Philip L. Boyd, the first mayor of Palm Springs who later became a Riverside assemblyman, chairman of the Republican State Central Committee and a regent and benefactor of the University of California, has died after suffering a fall. He was 88.
Boyd died Saturday at Eisenhower Medical Center where he had been a patient the last week.
The banker and land developer was brought to Palm Springs by his parents in 1921 in hopes the dry desert air could restore his health after illness had forced him to drop out of Wabash College in his native Indiana.
The experience helped to shape his philosophy of life.
‘Think of Objectives’
“When you have a serious illness early in life,” he told an interviewer four decades after his forced move to California, “you begin to think of objectives.
“You lie in bed day after day and you think. . . . You think that if the day should ever come when you don’t have to devote all your time to making money, then you should pay rent for the space you occupy in this world.”
The desert made him healthy and wealthy. Boyd repaid the debt by helping to found the city of Palm Springs and UC Riverside and by donating money and more than 3,500 acres of land to create the university’s Philip L. Boyd Deep Canyon Research Center and the Living Desert Reserve, both in Palm Desert.
In his 20s, Boyd became the first full-time secretary of the Palm Springs Chamber of Commerce. Bothered that everybody left town to bank in Banning, in 1929 he set up and managed a new branch of the Bank of America in Palm Springs. Both positions helped him learn land values.
“The years between 1929 and 1932 were a period of bust and failure,” he said years later. “Many properties went through reorganization. One of them was the Deep Well Ranch on 110 acres practically in the center of town. I acquired control of it--mostly on credit--and it became a profitable operation. . . .”
In 1933, he bought a vegetable ranch on land now occupied by the Thunderbird Country Club.
Began to ‘Pay Rent’
His fortune growing, Boyd began to “pay rent” through civic service. When Palm Springs was incorporated in 1938, he was elected to the first City Council, and then chosen by his colleagues as the first mayor, serving until 1942.
Moving to Riverside because of his expanding real estate and land development interests, Boyd became a member of the Riverside Board of Freeholders, which drew up a new city Charter. In 1945 he was elected to the Assembly, serving until 1949.
Boyd’s major piece of legislation was a bill to establish UC Riverside. Later, as a member of the state Public Works Board, he participated in property acquisition and construction of the new campus.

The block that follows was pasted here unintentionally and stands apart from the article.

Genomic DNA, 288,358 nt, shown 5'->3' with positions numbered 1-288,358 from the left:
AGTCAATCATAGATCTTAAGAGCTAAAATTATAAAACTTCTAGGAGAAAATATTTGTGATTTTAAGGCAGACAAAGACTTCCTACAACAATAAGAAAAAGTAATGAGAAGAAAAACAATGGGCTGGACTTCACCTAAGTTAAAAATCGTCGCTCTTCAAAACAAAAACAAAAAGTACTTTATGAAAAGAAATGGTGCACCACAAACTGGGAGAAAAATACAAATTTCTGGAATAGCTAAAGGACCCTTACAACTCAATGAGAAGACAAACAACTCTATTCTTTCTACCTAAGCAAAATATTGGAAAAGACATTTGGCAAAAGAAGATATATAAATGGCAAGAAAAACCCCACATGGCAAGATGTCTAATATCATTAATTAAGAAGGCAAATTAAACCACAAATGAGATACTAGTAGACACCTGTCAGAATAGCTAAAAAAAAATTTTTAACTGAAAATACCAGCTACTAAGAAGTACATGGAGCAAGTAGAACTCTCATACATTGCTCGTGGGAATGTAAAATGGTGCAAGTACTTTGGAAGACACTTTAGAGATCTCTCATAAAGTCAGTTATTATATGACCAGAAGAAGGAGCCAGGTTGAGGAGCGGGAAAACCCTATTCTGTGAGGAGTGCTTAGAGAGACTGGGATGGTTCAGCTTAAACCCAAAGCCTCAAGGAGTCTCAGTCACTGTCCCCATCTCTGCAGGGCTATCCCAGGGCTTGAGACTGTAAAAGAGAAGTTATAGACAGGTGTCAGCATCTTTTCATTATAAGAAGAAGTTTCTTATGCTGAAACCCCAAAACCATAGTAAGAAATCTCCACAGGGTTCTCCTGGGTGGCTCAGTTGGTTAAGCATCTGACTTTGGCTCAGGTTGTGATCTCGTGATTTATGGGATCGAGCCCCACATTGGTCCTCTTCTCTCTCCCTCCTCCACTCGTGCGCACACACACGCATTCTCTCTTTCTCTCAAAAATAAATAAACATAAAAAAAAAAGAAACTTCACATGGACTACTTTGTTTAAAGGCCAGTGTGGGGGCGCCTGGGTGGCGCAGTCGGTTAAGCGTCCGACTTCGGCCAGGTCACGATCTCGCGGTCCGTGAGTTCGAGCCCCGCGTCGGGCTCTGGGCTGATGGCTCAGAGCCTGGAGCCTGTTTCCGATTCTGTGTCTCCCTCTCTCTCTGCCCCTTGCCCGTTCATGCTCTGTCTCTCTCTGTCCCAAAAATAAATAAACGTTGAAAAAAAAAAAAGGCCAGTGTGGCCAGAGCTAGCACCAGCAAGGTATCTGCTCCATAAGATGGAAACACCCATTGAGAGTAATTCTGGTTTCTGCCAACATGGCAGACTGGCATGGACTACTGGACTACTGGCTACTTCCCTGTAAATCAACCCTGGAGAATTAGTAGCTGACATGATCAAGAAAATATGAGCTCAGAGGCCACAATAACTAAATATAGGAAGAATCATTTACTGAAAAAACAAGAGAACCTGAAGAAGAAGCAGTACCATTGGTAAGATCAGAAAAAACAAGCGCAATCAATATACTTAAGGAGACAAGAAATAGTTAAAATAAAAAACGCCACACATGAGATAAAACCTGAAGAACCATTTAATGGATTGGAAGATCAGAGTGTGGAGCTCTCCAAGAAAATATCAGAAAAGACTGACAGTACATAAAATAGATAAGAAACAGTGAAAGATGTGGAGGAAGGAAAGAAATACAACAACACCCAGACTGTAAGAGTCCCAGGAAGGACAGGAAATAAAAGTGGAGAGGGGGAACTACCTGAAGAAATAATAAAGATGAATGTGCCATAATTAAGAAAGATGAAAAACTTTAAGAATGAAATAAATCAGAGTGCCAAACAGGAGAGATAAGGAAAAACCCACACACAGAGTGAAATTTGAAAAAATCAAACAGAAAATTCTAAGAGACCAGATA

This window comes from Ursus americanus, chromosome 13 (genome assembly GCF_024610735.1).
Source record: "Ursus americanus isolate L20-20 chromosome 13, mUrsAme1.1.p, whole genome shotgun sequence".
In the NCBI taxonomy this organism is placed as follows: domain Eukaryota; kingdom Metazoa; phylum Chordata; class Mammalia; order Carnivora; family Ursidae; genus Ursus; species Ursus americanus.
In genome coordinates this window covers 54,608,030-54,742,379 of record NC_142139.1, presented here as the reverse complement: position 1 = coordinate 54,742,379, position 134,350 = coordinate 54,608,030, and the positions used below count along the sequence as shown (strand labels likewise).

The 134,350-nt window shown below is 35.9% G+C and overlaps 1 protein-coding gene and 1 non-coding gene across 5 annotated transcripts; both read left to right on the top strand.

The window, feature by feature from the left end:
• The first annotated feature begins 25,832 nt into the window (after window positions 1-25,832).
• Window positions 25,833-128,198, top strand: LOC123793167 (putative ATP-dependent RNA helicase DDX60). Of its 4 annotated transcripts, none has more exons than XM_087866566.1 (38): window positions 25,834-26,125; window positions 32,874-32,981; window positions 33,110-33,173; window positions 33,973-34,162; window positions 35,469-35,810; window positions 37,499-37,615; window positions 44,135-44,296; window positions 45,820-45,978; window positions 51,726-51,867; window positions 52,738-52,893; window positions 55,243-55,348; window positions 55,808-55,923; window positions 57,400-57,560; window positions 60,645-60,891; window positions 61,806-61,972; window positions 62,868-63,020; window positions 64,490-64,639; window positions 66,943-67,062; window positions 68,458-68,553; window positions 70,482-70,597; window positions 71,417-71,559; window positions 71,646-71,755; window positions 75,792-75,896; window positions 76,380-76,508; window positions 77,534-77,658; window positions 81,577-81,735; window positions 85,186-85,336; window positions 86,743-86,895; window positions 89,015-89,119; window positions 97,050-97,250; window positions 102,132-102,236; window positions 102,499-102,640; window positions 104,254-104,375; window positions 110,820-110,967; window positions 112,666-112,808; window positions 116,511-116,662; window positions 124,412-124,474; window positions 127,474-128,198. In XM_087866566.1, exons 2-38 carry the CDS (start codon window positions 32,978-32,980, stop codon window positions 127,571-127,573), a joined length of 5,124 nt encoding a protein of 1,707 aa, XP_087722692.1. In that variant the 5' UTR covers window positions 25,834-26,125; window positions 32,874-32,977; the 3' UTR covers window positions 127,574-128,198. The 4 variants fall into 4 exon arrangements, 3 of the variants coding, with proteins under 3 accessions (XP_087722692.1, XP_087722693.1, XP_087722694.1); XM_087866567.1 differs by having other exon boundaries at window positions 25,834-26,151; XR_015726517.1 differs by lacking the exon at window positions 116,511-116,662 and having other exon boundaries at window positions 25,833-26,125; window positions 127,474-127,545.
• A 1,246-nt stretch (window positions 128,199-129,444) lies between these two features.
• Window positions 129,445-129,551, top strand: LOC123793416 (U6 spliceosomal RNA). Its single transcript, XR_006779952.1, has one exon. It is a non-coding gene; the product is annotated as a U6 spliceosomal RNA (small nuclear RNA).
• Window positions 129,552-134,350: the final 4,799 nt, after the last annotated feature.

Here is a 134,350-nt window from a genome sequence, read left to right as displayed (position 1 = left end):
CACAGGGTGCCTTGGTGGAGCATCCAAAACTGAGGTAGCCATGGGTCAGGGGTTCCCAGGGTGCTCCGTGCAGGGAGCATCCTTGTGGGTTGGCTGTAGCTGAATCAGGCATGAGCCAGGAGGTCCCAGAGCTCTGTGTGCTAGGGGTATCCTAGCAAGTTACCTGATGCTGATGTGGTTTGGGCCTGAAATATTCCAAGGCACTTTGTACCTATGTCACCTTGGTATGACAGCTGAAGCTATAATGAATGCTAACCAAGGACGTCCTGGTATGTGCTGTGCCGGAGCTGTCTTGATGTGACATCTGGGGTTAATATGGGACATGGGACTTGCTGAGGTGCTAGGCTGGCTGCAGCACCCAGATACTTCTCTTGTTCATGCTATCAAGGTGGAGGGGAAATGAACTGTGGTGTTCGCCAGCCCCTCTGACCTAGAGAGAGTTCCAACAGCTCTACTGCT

Demonstrating his frivolous side, Boyd, the bald legislator, also introduced legislation on behalf of the Los Angeles chapter of the Society for Fair Play for Bald-Headed Men to cut the price of their haircuts.
Always embarrassed by his lack of a college degree, Boyd arranged with Wabash College to take his final 14 hours of classes at the new Riverside campus he had helped create. He was granted his bachelor’s degree from the Indiana institution in 1956, 38 years after he had first enrolled.
In 1950, Boyd was chosen as chairman of the Republican State Central Committee in a controversial election that defied the tradition of automatically naming a vice chairman as chairman.
Appointed Regent in 1957
In 1957, he was appointed by his friend Gov. Goodwin J. Knight as a regent of the University of California.
Boyd resigned the post in 1970, two years before his term expired, in protest of a new public disclosure law for state officials.
“My list of investments is not extensive, nor would their publication reveal any conflict of interest,” he told the Los Angeles Times at the time of his resignation. “Such a requirement for a public statement, however, would involve an invasion of privacy, which I believe should not be demanded as a prerequisite to public service.”
His resignation as a regent came shortly after he donated 3,500 acres of ground on the slopes of the Santa Rosa Mountains for the Philip L. Boyd Deep Canyon Desert Research Center. The land was home to one of the West’s largest herds--200 head--of big-horn sheep and has been used for wildlife and botanical research.
Boyd is survived by his wife, Dorothy Harmon Boyd, whom he married in 1926, of Palm Desert, and two sons, Spencer M. Boyd of Grants Pass, Ore., and Douglas M. Boyd of Newport Beach, and a daughter, Mrs. Daniel Henderson of Panorama City.